Chris Tapp is a Field Applications Engineer at LDRA
Shan Bhattacharya is a Business Development Manager for LDRA
John Mchale - Editorial Director, OpenSystems Media
Focusing on Traceability in Software Development for Safe Medical Devices
The IEC 62304 standard was developed to address safety concerns triggered by the rising number of devices in the medical industry that use software. Checking each stage of software development to help create a functionally safe medical device is plain common sense, but the collation of evidence of compliance with the standard itself can be a real headache.
Traceability is key to the success of medical device approval, and yet too often it tends to be a background task. This webinar explains why making traceability the focal point of your development efforts from the beginning of development and throughout the project lifecycle can help ensure that the collation of evidence becomes second nature rather than a secondary overhead.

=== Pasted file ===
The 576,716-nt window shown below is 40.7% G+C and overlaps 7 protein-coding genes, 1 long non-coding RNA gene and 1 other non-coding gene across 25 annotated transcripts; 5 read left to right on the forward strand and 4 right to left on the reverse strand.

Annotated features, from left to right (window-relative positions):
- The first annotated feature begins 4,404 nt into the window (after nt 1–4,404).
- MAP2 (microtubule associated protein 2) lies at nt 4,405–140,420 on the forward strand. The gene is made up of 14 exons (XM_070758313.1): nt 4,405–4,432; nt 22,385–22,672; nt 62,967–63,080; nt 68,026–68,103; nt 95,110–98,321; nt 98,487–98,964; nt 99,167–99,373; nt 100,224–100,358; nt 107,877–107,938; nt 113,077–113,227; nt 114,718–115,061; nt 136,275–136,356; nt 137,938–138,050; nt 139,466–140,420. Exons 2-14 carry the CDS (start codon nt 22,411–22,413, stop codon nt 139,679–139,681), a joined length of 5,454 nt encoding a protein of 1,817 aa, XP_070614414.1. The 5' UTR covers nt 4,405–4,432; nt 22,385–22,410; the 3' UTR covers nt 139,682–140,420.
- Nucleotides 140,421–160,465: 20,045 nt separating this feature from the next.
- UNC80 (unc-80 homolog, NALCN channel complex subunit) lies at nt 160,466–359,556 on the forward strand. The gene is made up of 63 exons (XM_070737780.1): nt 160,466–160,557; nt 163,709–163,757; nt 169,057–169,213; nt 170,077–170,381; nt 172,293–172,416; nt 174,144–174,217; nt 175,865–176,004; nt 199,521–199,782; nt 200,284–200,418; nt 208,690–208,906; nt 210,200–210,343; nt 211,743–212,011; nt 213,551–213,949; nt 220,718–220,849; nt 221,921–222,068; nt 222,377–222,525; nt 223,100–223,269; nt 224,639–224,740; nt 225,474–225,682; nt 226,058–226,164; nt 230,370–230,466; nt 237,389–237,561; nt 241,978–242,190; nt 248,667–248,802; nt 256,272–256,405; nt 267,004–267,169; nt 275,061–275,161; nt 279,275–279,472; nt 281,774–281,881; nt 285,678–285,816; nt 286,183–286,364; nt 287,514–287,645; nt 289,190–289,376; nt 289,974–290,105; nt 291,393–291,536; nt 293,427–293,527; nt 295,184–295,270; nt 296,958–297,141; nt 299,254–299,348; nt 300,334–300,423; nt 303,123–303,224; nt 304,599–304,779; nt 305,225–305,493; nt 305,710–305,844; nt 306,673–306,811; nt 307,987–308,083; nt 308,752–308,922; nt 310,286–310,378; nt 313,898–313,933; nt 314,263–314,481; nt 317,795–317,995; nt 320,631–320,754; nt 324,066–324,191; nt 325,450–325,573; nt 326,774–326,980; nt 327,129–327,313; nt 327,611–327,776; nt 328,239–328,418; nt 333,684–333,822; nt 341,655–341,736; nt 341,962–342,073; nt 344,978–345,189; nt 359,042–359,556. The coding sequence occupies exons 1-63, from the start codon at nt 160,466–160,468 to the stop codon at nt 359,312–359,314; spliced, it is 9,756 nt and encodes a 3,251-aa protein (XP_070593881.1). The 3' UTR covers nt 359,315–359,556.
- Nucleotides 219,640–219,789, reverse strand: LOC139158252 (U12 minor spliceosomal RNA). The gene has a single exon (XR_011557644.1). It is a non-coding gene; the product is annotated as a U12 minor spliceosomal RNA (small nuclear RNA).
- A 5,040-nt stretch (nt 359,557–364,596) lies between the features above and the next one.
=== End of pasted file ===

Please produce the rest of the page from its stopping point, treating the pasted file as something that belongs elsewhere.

Join QNX Software Systems and LDRA for this web seminar as we offer insights using examples from our experience with safe systems, not only in the medical devices sector, but also in other fields.
Mark Pitchford, Field Applications Engineer, LDRA
Mark Pitchford has over 25 years' experience in software development for engineering applications. He has worked on many significant industrial and commercial projects in development and management, both in the UK and internationally including extended periods in Canada and Australia. For the past 10 years, he has specialised in software test and works throughout Europe and beyond as a Field Applications Engineer with LDRA.
Chris Ault, Product Manager, QNX Software Systems
Chris Ault is a product manager at QNX Software Systems, where he focuses on the medical and general embedded markets.
Prior to joining QNX, Chris worked in various roles, including software engineering, engineering management, product management, and technical sales, at AppZero, Ciena, Liquid Computing, Nortel, and Wind River Systems.
Achieving Road Vehicle Safety Certification using ISO 26262